eudaimonia


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Noun1.eudaimonia - a contented state of being happy and healthy and prosperouseudaimonia - a contented state of being happy and healthy and prosperous; "the town was finally on the upbeat after our recent troubles"
fool's paradise - an illusory state of wellbeing
health, wellness - a healthy state of wellbeing free from disease; "physicians should be held responsible for the health of their patients"
successfulness, prosperity - the condition of prospering; having good fortune
Based on WordNet 3.0, Farlex clipart collection. © 2003-2012 Princeton University, Farlex Inc.
References in periodicals archive ?
Conklin views happiness, or eudaimonia (human flourishing), through the lens of jurisprudence, as well as the Declaration of Independence and the first principles of Common Law.
"Human development towards virtue is a key premise for the Aristotelian telos of happiness, or eudaimonia" (Akrivou and Oron, 2016, p.
In a review published in the New York Times, John Kaag said: "Hall's new book clears a rare middle way for her reader to pursue happiness, what the ancient Greeks called eudaimonia, usually translated as well-being or prosperity."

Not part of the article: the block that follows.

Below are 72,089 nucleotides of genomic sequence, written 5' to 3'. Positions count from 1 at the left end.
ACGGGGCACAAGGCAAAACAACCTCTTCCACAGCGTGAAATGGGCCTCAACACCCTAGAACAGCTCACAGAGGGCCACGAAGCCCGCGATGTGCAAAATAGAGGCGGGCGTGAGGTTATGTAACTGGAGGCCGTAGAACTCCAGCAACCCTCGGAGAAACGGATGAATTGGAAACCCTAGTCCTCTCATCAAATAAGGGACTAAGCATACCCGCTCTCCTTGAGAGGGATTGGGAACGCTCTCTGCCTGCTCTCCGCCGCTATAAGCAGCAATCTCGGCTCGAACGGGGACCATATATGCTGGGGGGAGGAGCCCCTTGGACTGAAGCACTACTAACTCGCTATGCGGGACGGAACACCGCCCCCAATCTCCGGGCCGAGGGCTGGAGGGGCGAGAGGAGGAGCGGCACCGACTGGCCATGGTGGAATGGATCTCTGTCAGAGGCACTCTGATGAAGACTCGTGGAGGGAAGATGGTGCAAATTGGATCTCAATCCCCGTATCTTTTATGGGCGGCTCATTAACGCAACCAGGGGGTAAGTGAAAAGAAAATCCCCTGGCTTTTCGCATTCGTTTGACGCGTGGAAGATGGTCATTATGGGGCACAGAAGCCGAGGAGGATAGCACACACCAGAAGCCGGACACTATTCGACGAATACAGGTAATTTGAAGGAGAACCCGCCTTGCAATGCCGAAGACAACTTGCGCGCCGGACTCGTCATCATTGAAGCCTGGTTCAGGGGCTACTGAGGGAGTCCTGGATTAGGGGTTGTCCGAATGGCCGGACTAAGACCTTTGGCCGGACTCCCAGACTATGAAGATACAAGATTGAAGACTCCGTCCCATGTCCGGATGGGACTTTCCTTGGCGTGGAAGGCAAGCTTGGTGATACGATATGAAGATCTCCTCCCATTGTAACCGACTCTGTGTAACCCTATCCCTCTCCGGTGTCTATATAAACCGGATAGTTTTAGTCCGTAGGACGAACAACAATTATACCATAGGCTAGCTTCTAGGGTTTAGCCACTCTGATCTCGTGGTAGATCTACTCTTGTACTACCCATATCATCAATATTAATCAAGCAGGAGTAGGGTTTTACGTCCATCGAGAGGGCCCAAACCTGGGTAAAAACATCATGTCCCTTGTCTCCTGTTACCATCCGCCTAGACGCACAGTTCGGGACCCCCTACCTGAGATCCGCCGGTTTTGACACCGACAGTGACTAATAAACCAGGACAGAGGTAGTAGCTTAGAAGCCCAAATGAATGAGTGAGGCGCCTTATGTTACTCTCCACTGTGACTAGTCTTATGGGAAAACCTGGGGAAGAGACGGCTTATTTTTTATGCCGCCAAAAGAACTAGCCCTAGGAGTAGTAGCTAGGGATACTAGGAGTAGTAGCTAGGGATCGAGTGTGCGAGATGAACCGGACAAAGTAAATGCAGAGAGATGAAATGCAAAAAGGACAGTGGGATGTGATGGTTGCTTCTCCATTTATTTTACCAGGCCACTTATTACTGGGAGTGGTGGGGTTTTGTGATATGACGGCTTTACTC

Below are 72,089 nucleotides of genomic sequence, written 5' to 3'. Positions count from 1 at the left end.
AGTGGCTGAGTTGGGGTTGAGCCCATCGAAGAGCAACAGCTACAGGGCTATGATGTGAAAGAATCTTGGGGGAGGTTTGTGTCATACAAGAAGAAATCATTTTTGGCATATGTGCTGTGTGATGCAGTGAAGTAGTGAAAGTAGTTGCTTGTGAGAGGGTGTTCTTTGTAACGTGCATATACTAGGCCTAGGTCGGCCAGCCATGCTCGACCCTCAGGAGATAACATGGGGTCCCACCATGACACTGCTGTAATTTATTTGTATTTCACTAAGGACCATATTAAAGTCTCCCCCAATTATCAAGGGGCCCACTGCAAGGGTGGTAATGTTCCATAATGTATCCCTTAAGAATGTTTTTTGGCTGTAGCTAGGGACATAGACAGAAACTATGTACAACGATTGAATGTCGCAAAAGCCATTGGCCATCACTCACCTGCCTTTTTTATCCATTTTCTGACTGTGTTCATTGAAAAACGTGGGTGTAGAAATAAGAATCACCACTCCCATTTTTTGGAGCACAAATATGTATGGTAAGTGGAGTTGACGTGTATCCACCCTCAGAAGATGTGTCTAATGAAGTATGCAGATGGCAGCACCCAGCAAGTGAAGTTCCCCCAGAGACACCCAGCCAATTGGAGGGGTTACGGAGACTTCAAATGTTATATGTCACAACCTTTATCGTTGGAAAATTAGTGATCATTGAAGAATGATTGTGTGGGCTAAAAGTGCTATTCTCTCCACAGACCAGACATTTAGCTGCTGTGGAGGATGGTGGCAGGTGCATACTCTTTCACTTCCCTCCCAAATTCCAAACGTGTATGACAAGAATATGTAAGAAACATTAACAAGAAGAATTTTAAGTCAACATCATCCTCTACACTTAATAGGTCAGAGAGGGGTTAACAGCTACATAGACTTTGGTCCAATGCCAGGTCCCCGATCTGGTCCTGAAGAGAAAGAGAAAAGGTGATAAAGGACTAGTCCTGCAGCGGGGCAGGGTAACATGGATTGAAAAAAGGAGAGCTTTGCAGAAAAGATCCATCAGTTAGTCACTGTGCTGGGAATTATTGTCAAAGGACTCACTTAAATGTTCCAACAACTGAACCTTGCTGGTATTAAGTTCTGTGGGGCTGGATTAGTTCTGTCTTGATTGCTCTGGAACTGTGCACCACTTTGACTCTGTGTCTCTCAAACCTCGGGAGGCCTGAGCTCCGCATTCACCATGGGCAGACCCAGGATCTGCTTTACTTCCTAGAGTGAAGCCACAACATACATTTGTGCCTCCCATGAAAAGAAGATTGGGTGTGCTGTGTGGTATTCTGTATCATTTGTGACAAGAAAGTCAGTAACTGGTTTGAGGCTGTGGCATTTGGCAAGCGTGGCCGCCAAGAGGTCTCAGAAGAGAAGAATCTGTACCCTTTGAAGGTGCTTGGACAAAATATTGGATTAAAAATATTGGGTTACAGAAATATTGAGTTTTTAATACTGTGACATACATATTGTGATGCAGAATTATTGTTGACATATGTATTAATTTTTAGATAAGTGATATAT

The general intrapersonal processes included in the present study--basic psychological needs, eudaimonia, vitality, and life aspirations-are constructs from Self-Determination (SDT) and Eudaimonic Identity (EIT) theories, both of which include a meta-theoretical foundation assuming the self has an innate inclination for integration and personal growth (Deci& Ryan, 2000; Waterman & Schwartz, 2013).
What should the neo-Stoic view of eudaimonia be, given our growing understanding of the various factors that inform and influence our value judgments?
Proponents of this objection state that the main problem with neo-Aristotelian accounts of moral motivation is that they prescribe that our ultimate reason for acting virtuously is that doing so is for the sake of and/or is constitutive of our own eudaimonia. In this paper, D'Souza provides an overview of the various attempts made by neo-Aristotelian virtue ethicists to address the self-absorption objection and argue that they all fall short for one reason or another.
Aristotle's virtue is related to the Greek notion of eudaimonia or 'human flourishing or achieving one's full potential.' In Greek society, it was assumed that virtue was essential for experiencing a state of eudaimonia.
- Eudaimonia - a sense of meaning and purpose in life, or good psychological functioning.
People are motivated by their "objective interest in realizing six natural, 'basic goods' of human personhood [which realize] their proper natural end (telos) of eudaimonia (happy flourishing)" (p.
The good life is eudaimonia or happiness-'the state of living well.'